Dopamine is the brain's pleasure-sensing hormone, and with it comes motivation. If you can make early warmup drills fun at practice, your team can get an early dopamine surge, increasing motivation for the rest of the practice, even when it gets hard. “Any time you can make training more fun, that will increase dopamine,” LaBotz said. Finding chances for athletes to feel small wins throughout training and practice can enhance dopamine release, resulting in improved motivation and effort.

2. Increase dopamine by increasing athlete autonomy

“Dopamine levels are more responsive when activity is voluntary, or when somebody's doing something that they want to do, rather than something that they don't want to do,” LaBotz said. To increase the likelihood of dopamine release, try giving your athletes several acceptable options, such as a choice of conditioning methods, like running, rowing, or cycling.

3. Feeling “hangry” is real

Feeling “hangry” (the combination of “hungry” and “anger”) is a very real phenomenon and is in part due to brain chemistry and the brain's need for fuel. “The brain relies on glycogen stores for energy, the same as the muscles in your legs,” LaBotz said. “The brain is a huge energy suck. Young people's brains aren't as good at tapping into the body's glycogen stores, so kids are much more reliant on making sure they are eating enough carbohydrates for energy before exercise.”  Encouraging athletes to “fuel up” before exercise benefits both physical and mental function during training.

4. Recognize the importance of brain-derived neurotrophic factor

Brain-derived neurotrophic factor is important for long-term athlete development. “Exercise promotes chemicals that allow brain cells to talk to each other. And brain-derived neurotrophic factor affects the actual structure of the brain, improving the ability to develop,” LaBotz said. “We know that the whole principle of athletic development is that we should start with developing a variety of basic skills, and then build efficiency, performance, and more specialized skills off of that. Brain-derived neurotrophic factor plays a role in that.”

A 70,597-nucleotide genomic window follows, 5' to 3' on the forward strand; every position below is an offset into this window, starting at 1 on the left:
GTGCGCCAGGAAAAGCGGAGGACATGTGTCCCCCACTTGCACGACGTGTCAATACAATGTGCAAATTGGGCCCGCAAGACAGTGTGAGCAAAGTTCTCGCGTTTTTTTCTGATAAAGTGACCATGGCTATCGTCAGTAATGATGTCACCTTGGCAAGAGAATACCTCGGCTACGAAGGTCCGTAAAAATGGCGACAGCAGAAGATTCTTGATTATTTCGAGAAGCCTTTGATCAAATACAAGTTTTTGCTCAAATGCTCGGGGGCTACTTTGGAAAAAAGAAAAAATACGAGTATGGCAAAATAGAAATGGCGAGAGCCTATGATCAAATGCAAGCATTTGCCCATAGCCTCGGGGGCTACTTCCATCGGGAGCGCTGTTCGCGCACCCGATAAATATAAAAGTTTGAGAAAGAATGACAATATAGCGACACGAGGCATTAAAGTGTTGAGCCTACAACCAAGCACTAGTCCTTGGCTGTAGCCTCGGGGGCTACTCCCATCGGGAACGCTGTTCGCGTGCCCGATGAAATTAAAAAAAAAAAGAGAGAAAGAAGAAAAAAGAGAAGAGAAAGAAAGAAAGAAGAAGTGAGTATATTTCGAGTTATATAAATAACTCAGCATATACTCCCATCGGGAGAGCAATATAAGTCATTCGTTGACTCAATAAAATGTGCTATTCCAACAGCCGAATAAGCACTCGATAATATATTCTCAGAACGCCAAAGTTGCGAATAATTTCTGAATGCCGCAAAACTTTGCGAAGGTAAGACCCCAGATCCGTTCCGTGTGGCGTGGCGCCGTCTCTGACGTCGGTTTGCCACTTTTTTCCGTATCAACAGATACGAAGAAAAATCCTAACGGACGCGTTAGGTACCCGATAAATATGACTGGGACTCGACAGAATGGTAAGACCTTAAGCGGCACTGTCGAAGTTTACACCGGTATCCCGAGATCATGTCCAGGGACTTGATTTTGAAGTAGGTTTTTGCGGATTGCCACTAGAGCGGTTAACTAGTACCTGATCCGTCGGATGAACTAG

5. Athletes get stress from many different directions

You may not measure your athlete's cortisol, but you can keep an eye on their stress levels. LaBotz notes that, “Cortisol levels rise when stress levels rise, whether it’s sport-related stress from high levels of training or stress from home or school situations, cortisol levels are driven up. Poor nutrition and low calorie intake are other forms of stress that increase cortisol. Heightened cortisol is going to reduce an athlete's ability to recover from training or injury, or to experience gains from training.” Assuring adequate recovery during periods of high stress is important.  

6. Brain chemistry shifts in response to overtraining

The physical reasons to avoid overtraining are obvious, but the brain can also be in danger if an athlete is doing too much. “Often, overtraining syndrome looks like depression, and depression is believed to be associated with overtraining syndrome,” LaBotz said. Monitoring athlete mental well-being during periods of increased training may help you adjust training and recovery periods to assure continued optimal performance.

7. Every athlete is unique

Remember, every athlete's brain chemistry is going to be different. For instance, some people are capable of getting the flood of feel-good hormones known as the "runner's high,” while others can run for miles without ever getting that feeling. In addition, many young athletes may be on some type of medication to change their brain chemistry and may or may not feel comfortable sharing that with you.


A better understanding of brain chemistry can give you more insight into how your athletes respond to coaching and competition. Understanding how the body responds to dopamine, endorphins, serotonin, cortisol, endocannabinoids, and brain-derived neurotrophic factors can help you tailor your practice plans, conditioning schedules, and communication to best motivate and protect your athletes.

About TrueSport